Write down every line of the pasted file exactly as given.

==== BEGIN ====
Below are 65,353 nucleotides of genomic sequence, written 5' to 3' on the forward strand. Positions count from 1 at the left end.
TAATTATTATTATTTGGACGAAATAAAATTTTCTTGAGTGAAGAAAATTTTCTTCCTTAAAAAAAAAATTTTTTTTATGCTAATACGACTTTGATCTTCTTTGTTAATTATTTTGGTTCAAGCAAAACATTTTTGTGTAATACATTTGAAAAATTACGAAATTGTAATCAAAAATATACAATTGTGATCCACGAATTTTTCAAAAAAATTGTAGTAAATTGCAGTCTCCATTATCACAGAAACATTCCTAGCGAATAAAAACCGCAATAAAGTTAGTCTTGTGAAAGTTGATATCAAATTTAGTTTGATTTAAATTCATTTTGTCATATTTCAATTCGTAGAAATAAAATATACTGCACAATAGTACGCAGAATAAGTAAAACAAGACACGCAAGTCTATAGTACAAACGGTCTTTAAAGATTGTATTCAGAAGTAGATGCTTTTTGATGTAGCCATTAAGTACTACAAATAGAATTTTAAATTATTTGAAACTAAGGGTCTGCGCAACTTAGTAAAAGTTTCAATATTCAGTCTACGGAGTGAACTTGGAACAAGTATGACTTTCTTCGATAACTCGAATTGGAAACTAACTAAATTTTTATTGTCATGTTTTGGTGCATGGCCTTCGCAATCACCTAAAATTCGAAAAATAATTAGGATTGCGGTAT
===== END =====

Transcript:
Below are 65,353 nucleotides of genomic sequence, written 5' to 3' on the forward strand. Positions count from 1 at the left end.
TAATTATTATTATTTGGACGAAATAAAATTTTCTTGAGTGAAGAAAATTTTCTTCCTTAAAAAAAAAATTTTTTTTATGCTAATACGACTTTGATCTTCTTTGTTAATTATTTTGGTTCAAGCAAAACATTTTTGTGTAATACATTTGAAAAATTACGAAATTGTAATCAAAAATATACAATTGTGATCCACGAATTTTTCAAAAAAATTGTAGTAAATTGCAGTCTCCATTATCACAGAAACATTCCTAGCGAATAAAAACCGCAATAAAGTTAGTCTTGTGAAAGTTGATATCAAATTTAGTTTGATTTAAATTCATTTTGTCATATTTCAATTCGTAGAAATAAAATATACTGCACAATAGTACGCAGAATAAGTAAAACAAGACACGCAAGTCTATAGTACAAACGGTCTTTAAAGATTGTATTCAGAAGTAGATGCTTTTTGATGTAGCCATTAAGTACTACAAATAGAATTTTAAATTATTTGAAACTAAGGGTCTGCGCAACTTAGTAAAAGTTTCAATATTCAGTCTACGGAGTGAACTTGGAACAAGTATGACTTTCTTCGATAACTCGAATTGGAAACTAACTAAATTTTTATTGTCATGTTTTGGTGCATGGCCTTCGCAATCACCTAAAATTCGAAAAATAATTAGGATTGCGGTAT